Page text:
When it comes time to draft a parenting plan outlining parenting time and decision-making during a Brooklyn, New York divorce, parents will often encounter the concept of the “best interest of the child.” The best interest of the child standard is not a fixed concept, but rather a set of guidelines the courts are instructed to use when parents cannot reach a decision about where children will reside, how parenting time will be split, and how decision making for the children will be made. As a general rule, it is usually in your best interests to resolve your child custody questions outside of court with the assistance of the family lawyers at the Elliot Green Law Offices. The child custody attorneys at the Elliot Green Law Offices can work with you to help you make decisions outside of court. Taking a child custody battle to court can be risky because what a judge might believe is in the best interests of your child might not be what you believe is in the best interests of your child. Sometimes parents find themselves having to accept decisions neither parent wants. Changing a parenting plan after a judge approves it can also be very difficult unless circumstances have significantly changed.
Parents who can resolve their custody disputes outside of court or through mediation have the most say in how their parenting plan will look. However, there are cases where parents may need to take a custody dispute to court. If your spouse was violent or abusive, sometimes a child custody battle must be taken to court. When a judge looks at a child custody dispute, he or she will use the best interest of the child standard to make decisions about where the child will live, how visitation will be arranged, and how decision making will go.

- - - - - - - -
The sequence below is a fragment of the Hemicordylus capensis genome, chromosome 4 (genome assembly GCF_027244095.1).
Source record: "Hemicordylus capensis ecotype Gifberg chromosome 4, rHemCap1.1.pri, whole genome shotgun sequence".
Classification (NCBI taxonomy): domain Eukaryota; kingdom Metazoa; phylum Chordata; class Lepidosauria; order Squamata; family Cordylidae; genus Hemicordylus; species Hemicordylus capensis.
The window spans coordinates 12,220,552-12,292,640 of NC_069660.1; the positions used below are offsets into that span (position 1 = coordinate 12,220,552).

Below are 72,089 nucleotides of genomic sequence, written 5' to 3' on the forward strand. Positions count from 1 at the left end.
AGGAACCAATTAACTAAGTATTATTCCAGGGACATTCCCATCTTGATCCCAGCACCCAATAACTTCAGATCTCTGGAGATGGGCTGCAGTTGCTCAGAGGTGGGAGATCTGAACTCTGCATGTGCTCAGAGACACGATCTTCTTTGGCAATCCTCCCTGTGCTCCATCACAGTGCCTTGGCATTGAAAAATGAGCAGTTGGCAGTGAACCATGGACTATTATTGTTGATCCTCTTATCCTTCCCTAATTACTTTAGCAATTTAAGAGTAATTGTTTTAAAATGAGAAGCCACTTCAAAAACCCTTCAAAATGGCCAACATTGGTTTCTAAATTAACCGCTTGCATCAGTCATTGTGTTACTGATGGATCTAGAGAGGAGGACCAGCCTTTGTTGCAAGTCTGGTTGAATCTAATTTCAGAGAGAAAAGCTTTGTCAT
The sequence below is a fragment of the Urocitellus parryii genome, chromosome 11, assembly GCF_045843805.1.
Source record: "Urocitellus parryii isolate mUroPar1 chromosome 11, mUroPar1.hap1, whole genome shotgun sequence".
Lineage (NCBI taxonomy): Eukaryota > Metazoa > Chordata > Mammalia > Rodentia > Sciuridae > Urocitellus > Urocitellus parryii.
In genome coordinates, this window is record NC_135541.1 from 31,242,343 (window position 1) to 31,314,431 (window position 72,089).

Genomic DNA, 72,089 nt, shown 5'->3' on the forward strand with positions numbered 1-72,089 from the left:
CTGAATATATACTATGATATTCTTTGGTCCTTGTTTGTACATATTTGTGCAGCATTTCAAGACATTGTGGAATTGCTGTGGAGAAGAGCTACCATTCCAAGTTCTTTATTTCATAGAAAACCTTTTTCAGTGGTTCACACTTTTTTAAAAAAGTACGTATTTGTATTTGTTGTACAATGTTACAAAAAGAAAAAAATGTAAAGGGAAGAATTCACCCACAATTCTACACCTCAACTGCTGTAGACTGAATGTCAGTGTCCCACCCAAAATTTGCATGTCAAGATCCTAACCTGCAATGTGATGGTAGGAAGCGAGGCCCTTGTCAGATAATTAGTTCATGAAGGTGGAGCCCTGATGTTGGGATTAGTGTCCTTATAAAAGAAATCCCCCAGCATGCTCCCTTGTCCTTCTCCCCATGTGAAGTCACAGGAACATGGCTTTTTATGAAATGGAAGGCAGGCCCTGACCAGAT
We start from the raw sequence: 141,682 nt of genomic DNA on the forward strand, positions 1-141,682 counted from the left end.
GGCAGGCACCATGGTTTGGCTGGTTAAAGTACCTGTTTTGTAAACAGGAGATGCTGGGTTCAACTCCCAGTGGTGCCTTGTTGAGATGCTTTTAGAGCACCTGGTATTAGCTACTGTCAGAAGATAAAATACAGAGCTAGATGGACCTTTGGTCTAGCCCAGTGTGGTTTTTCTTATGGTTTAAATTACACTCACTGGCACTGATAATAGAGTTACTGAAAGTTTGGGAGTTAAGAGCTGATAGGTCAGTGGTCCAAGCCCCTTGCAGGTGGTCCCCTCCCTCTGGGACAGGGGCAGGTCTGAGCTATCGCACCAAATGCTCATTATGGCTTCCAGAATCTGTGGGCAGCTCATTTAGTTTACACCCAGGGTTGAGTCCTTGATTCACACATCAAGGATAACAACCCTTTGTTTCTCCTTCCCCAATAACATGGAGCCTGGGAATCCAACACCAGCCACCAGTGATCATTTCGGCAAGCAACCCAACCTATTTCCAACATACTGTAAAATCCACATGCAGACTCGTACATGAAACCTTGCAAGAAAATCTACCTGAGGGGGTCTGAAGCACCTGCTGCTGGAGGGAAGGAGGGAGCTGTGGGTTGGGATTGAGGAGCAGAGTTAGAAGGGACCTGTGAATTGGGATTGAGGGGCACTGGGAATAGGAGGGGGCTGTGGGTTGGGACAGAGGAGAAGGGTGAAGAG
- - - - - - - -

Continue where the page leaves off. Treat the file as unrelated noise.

Best Interest of the Child: Factors a Judge Can Consider
When making child custody decisions, a judge will look at several factors. Each judge may weight each factor differently. According to the New York State Unified Court System, there is no single standard a judge will consider when making child custody decisions. Because there is no single standard definition for the best interest of the child, in certain cases it can be difficult for your divorce lawyer to predict the outcome of taking your child custody battle to court. However, based on these factors, parents can prepare a stronger case so that they can meet their goals. Here are some things a judge might ask or consider.